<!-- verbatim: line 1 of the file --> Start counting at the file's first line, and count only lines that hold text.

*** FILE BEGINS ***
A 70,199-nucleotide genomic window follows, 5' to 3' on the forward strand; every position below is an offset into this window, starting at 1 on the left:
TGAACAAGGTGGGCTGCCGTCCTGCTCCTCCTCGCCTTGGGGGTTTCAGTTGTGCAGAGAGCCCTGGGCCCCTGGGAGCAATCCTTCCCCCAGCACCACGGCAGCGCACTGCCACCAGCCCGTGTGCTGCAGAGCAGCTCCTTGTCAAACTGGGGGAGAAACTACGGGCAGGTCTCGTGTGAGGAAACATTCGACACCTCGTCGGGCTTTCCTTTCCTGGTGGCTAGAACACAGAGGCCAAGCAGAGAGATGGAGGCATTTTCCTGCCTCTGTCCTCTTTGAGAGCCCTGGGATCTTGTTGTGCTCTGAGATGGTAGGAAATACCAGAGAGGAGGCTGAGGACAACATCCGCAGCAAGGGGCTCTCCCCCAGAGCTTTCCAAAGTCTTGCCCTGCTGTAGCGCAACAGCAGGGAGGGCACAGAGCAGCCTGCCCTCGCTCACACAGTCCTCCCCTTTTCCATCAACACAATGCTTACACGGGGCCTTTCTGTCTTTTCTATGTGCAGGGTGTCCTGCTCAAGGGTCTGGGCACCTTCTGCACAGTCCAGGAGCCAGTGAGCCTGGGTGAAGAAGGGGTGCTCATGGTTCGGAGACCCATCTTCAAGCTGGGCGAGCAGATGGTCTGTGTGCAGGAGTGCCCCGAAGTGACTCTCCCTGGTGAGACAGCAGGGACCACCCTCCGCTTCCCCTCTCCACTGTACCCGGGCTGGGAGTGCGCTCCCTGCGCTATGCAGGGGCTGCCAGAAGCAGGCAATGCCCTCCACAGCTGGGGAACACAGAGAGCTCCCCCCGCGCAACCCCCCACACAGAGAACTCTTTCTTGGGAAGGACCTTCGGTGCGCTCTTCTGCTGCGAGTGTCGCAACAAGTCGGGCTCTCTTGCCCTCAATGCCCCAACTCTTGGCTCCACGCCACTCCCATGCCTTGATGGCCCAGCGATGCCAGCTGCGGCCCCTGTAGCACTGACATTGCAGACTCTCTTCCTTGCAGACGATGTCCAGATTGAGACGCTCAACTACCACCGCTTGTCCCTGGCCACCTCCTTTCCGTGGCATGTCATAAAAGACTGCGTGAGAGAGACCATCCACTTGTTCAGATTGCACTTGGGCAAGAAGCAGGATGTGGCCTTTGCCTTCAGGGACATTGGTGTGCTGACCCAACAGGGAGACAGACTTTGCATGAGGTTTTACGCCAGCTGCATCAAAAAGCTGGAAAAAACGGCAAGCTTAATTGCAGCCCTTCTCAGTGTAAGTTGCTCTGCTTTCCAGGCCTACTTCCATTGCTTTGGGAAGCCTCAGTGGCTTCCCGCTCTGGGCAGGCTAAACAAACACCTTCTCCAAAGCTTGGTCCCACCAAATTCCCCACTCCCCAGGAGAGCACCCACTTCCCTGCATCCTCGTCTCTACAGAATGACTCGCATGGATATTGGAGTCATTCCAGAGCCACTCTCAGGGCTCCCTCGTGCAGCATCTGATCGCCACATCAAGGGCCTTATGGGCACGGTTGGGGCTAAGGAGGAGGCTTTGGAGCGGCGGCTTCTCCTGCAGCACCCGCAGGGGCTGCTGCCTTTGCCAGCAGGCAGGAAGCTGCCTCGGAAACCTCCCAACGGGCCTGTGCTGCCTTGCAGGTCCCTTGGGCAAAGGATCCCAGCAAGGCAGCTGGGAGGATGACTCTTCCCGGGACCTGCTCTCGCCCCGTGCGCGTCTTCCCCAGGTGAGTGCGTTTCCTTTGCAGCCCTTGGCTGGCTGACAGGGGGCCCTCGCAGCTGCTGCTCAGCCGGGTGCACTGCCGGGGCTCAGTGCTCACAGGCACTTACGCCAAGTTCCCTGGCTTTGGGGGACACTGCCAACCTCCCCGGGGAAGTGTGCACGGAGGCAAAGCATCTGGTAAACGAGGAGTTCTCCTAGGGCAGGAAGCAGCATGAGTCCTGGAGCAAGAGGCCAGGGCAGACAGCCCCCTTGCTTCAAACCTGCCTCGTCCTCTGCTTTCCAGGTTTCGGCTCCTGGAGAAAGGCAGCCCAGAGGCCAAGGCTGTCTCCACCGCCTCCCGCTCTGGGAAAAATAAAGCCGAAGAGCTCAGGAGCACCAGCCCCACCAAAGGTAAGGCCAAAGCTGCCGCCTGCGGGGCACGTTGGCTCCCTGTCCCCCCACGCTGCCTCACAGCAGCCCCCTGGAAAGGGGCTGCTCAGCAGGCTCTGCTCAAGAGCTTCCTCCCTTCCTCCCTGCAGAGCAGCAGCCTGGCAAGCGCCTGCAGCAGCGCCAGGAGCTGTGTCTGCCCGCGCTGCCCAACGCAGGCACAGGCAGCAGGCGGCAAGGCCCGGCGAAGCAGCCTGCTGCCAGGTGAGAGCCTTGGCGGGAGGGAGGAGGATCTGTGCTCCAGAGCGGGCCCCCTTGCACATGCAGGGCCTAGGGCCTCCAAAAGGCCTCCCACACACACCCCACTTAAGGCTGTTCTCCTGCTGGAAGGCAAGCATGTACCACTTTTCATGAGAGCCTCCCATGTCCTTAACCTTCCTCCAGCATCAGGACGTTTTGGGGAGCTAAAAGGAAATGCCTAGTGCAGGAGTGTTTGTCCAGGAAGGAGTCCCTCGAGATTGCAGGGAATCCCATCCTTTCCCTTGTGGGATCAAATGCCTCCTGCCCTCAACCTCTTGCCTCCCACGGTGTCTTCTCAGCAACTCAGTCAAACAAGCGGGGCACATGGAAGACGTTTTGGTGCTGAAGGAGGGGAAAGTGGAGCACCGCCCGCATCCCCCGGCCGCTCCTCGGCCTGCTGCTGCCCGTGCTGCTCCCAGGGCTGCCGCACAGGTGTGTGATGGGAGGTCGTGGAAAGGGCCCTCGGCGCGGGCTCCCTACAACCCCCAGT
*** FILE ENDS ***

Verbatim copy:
A 70,199-nucleotide genomic window follows, 5' to 3' on the forward strand; every position below is an offset into this window, starting at 1 on the left: